Tape Name: Bar Fight Self Defense - Vol. 1: Weapon Attacks
Tape Cost: $29.95
Length of Tape/Time: 60 minutes
Number of Moves/Techniques: numerous
Return Policy: Defective only, no satisfaction guarantee
Experiences in dealing with this company: Great
The Instructor: Scott Rogers
Company's Address: 1000 Century Blvd, Midwest, OK, 73110
Company's Phone Number: 1-800-626-2787
Web Page: http://www.centurymartialarts.com/accessories/media
Primary Grading Criteria:
1. Production/Tape Quality: 10
2. Instructors demonstrated skll level: 10
3. Comprehension Score/Immediate Understanding: 10
4. Degree to which this will make someone a better Martial Artist: 10
5. Score on delivery vs hype: 10
6. Degree to which we would recommend this product: 10
7. Wasted Time ( The higher the number,the less &qu10t; fluff" /repetition ): 10
8. Playback Score/Watching it over-and-over again: 10
9. Would I purchase more of this company's products: 10
10. Overall grade based on cost vs. value: 10
Grand Total: 100% (Excellent = 5.0 Stars)
Secondary Grading Criteria:
1. Beginners benefit: Excellent
2. Intermediate benefit: Excellent
3. Advanced benefit: Excellent
4. Time to benefit: A few days
5. The need to buy additional tapes to understand this one: None
With this video Scott Rogers once again solidified his # 5 spot on my "Top 10 Favorite Martial Arts Video Instructors" list. Not only did I feel everything he showed was simple and effective, but this tape perfectly compliments his other 2 videos reviewed here. Rogers emphasizes principles over techniques, stating that knowing just a few techniques is enough, because principles make the next technique for any given situation obvious (can I get an amen on that?). I felt each of his 3 tapes reviewed here intertwine to create a solid foundation of self defense essentials everyone should own.
I found Century's description of this videos content to be only partialy accurate, as it stated: "Scott Rogers will explain, demonstrate and drill methods to enhance awareness and successfully train in these special defense techniques against various weapons of opportunity such as bottles, chairs, knives, pool cues and handguns." This video, in my assessment, offered alot more than this modest description! Specifically, I was surprised and found great value in Rogers brief instruction on how to use a pool cue as an offensive weapon. Rogers covered this quickly yet made it simple, touching upon concepts and techniques that many who have trained with a "Bo" will likely recognize.
The video starts with Rogers going through what he calls "Basic Strikes". These include: Palm Heel, Elbow, Forearm Strike, Knifehand/Chop, Finger Tip Strike, Knee, Front Kick, Side Kick (emphasis on knees as target area). His summary of these strikes includes the obvious targets for each and he touches upon combinations of them.
These videos of Rogers we've seen so far are taught from a self defense perspective. Meaning, strikes and techniques one can learn to be effective with quickly, without spending years training at. Coming from that train-of-thought, Rogers made a strong emphasis that kicks should be used sparringly, stating "its easy on one leg to loose balance...and you loose mobility while on one leg". Of course highly skilled kickers would likely debate this, but for the intended audience, and their likely skill level, this comment seemed appropriate.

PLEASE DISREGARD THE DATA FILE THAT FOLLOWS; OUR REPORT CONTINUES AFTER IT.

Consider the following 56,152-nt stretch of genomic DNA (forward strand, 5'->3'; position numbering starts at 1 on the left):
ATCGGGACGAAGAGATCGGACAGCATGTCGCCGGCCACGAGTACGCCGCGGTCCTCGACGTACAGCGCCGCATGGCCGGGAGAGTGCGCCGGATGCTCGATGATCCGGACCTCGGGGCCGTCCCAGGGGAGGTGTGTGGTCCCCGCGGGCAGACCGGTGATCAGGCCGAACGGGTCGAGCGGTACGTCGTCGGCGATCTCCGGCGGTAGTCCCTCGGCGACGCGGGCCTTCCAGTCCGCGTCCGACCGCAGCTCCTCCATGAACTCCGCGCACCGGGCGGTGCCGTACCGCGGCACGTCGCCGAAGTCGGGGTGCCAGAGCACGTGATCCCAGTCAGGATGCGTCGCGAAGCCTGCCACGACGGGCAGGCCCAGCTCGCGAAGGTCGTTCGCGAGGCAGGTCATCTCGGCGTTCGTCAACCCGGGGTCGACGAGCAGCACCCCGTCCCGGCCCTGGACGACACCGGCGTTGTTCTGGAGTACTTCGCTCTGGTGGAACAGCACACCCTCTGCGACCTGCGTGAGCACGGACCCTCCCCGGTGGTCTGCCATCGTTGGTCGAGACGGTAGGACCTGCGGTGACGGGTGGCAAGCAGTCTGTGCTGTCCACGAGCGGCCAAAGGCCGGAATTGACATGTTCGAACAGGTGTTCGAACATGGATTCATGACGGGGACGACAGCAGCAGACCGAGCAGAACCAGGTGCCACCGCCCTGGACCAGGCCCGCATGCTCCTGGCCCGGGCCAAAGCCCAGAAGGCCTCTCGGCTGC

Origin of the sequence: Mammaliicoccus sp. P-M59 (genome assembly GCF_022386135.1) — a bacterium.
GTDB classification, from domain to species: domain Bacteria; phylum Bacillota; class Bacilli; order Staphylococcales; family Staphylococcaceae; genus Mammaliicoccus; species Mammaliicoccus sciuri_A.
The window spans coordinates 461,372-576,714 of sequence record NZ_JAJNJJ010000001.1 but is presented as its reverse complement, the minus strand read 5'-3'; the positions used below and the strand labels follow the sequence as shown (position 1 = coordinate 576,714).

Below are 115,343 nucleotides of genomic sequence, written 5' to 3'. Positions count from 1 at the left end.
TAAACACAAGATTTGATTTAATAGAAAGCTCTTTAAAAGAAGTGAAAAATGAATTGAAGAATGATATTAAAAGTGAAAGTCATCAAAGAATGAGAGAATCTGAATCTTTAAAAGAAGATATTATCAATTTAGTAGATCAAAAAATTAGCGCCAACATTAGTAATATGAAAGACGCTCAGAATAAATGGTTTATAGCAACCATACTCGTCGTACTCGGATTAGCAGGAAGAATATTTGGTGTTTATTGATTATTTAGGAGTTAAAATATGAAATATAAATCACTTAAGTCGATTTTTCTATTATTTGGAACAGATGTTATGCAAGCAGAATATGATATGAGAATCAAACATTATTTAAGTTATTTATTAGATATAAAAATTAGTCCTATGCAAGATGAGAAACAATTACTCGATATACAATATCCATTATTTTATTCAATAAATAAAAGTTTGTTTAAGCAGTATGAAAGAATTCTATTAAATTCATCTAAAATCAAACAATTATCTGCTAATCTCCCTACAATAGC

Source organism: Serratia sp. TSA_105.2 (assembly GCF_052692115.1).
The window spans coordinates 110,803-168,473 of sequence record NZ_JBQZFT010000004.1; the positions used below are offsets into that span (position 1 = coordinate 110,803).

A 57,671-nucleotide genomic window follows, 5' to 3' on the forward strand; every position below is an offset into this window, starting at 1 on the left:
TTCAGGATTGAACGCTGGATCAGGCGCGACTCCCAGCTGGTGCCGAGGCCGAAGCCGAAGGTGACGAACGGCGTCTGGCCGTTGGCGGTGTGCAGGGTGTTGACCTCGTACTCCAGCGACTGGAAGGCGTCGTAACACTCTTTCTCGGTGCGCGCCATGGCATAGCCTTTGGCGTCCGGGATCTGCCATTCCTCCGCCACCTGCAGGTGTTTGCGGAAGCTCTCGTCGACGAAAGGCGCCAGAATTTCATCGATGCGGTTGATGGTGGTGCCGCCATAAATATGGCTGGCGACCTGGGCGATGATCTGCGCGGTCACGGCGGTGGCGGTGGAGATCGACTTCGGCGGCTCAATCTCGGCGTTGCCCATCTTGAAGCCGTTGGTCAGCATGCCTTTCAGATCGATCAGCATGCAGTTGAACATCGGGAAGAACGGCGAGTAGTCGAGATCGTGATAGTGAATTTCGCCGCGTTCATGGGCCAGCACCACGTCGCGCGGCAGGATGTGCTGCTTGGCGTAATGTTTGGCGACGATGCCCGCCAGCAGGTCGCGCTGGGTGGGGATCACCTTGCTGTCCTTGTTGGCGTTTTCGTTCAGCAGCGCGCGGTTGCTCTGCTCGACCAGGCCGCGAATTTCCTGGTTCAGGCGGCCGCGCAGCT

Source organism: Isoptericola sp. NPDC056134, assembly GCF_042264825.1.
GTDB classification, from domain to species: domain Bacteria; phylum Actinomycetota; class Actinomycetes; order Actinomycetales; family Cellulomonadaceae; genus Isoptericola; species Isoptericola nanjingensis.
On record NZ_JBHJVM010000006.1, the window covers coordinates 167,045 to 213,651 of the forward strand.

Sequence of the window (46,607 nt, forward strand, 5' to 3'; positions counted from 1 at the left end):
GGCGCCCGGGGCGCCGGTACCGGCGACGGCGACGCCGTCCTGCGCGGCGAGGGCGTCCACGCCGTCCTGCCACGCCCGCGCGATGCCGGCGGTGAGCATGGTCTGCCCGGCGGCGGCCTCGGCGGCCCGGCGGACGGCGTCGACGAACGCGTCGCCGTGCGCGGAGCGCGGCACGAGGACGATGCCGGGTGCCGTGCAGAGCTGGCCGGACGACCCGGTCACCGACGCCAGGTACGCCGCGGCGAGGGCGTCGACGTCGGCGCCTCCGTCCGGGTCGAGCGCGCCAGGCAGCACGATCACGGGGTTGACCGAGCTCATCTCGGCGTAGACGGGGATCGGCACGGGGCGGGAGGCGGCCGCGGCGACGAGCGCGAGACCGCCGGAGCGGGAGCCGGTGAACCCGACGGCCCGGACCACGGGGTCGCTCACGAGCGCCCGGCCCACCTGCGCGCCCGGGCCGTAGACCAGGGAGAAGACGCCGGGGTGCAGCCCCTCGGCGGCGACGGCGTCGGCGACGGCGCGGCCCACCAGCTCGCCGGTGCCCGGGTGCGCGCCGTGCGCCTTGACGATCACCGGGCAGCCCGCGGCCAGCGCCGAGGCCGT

The next section on "Pool Cues" I felt had alot of value for the likely targeted viewer. Rogers goes through angles of attack, offline stepping, trapping the weapon then striking, and how to disarm the weapon and then use it against your attacker. Although the Pool Cue was the weapon mentioned, it was easy to understand that the offensive-and-defensive concepts and techniques taught in this section could be applied to any long stick. Great stuff!
Next, Rogers goes into defending yourself against a knife, specifically: the stab, slash, overhead strike, held to throat. After this he goes into defense against a beer bottle, emphasizing practicing what's shown with a plastic water bottle would be best. Throughout all this Rogers makes sure the techniques he teaches overlap and compliment those shown on previous tapes. Rogers goes into other great ideas such as: using the bottom of a chair as a shield, how to use objects in your environment as weapons...and how to direct your attackers head into them (wall, etc). I also liked how in numerous situations throughout this video Rogers uses neck manipulations on his attacker.
Last, Rogers goes into handgun defense, showing simple and effective ways to deal with these. He covers nearly all the angles: front of the head, upper chest, low stomach, side with your arm in front, side with your arm in back, back of head, mid back, low back. During this Rogers shows how to secure the wrist and twist it to the side, then another variation using the trigger guard to do a finger lock, and another wrist twist that goes towards the attackers body. We are also shown the somewhat fancy double wrist slap, on back of attackers hand on one side, and inner wrist on the other, sending the gun flying several feet away.
My assessment, this is a must have series for anyone wanting to learn self defense, or for any instructor who is wanting to add a simple yet thorough self defense system to his present curriculum.
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